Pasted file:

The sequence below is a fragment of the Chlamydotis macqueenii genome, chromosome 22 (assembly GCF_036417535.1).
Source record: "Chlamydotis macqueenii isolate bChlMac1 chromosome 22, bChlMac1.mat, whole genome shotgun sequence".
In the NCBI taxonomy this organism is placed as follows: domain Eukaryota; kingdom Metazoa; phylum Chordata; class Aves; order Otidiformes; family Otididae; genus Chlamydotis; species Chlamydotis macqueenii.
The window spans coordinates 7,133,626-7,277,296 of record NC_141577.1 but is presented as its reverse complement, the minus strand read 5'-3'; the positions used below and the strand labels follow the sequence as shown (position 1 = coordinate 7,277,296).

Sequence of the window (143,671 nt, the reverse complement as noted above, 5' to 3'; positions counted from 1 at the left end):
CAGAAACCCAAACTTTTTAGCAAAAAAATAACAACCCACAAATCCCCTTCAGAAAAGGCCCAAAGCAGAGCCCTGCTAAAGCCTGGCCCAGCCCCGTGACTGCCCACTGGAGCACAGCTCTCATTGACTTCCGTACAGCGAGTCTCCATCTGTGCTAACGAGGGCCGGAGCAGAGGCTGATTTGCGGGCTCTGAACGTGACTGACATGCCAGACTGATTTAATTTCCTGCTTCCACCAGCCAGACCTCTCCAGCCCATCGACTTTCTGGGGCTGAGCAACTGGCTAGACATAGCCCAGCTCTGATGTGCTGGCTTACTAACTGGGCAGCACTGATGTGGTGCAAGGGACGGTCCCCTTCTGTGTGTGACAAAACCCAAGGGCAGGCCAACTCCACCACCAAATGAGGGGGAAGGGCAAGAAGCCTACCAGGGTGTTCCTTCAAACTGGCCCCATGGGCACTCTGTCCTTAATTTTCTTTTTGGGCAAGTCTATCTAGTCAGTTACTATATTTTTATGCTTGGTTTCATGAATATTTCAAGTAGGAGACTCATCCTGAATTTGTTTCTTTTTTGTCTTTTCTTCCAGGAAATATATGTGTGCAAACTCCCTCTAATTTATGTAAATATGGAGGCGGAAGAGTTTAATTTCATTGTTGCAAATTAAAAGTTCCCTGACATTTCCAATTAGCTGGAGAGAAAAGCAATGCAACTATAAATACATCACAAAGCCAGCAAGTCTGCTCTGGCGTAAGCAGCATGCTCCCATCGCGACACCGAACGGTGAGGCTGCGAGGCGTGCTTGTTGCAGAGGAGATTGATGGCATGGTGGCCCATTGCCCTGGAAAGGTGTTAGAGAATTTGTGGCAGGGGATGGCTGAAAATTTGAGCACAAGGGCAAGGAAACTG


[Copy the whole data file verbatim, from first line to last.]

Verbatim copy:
The sequence below is a fragment of the Chlamydotis macqueenii genome, chromosome 22 (assembly GCF_036417535.1).
Source record: "Chlamydotis macqueenii isolate bChlMac1 chromosome 22, bChlMac1.mat, whole genome shotgun sequence".
In the NCBI taxonomy this organism is placed as follows: domain Eukaryota; kingdom Metazoa; phylum Chordata; class Aves; order Otidiformes; family Otididae; genus Chlamydotis; species Chlamydotis macqueenii.
The window spans coordinates 7,133,626-7,277,296 of record NC_141577.1 but is presented as its reverse complement, the minus strand read 5'-3'; the positions used below and the strand labels follow the sequence as shown (position 1 = coordinate 7,277,296).

Sequence of the window (143,671 nt, the reverse complement as noted above, 5' to 3'; positions counted from 1 at the left end):
CAGAAACCCAAACTTTTTAGCAAAAAAATAACAACCCACAAATCCCCTTCAGAAAAGGCCCAAAGCAGAGCCCTGCTAAAGCCTGGCCCAGCCCCGTGACTGCCCACTGGAGCACAGCTCTCATTGACTTCCGTACAGCGAGTCTCCATCTGTGCTAACGAGGGCCGGAGCAGAGGCTGATTTGCGGGCTCTGAACGTGACTGACATGCCAGACTGATTTAATTTCCTGCTTCCACCAGCCAGACCTCTCCAGCCCATCGACTTTCTGGGGCTGAGCAACTGGCTAGACATAGCCCAGCTCTGATGTGCTGGCTTACTAACTGGGCAGCACTGATGTGGTGCAAGGGACGGTCCCCTTCTGTGTGTGACAAAACCCAAGGGCAGGCCAACTCCACCACCAAATGAGGGGGAAGGGCAAGAAGCCTACCAGGGTGTTCCTTCAAACTGGCCCCATGGGCACTCTGTCCTTAATTTTCTTTTTGGGCAAGTCTATCTAGTCAGTTACTATATTTTTATGCTTGGTTTCATGAATATTTCAAGTAGGAGACTCATCCTGAATTTGTTTCTTTTTTGTCTTTTCTTCCAGGAAATATATGTGTGCAAACTCCCTCTAATTTATGTAAATATGGAGGCGGAAGAGTTTAATTTCATTGTTGCAAATTAAAAGTTCCCTGACATTTCCAATTAGCTGGAGAGAAAAGCAATGCAACTATAAATACATCACAAAGCCAGCAAGTCTGCTCTGGCGTAAGCAGCATGCTCCCATCGCGACACCGAACGGTGAGGCTGCGAGGCGTGCTTGTTGCAGAGGAGATTGATGGCATGGTGGCCCATTGCCCTGGAAAGGTGTTAGAGAATTTGTGGCAGGGGATGGCTGAAAATTTGAGCACAAGGGCAAGGAAACTG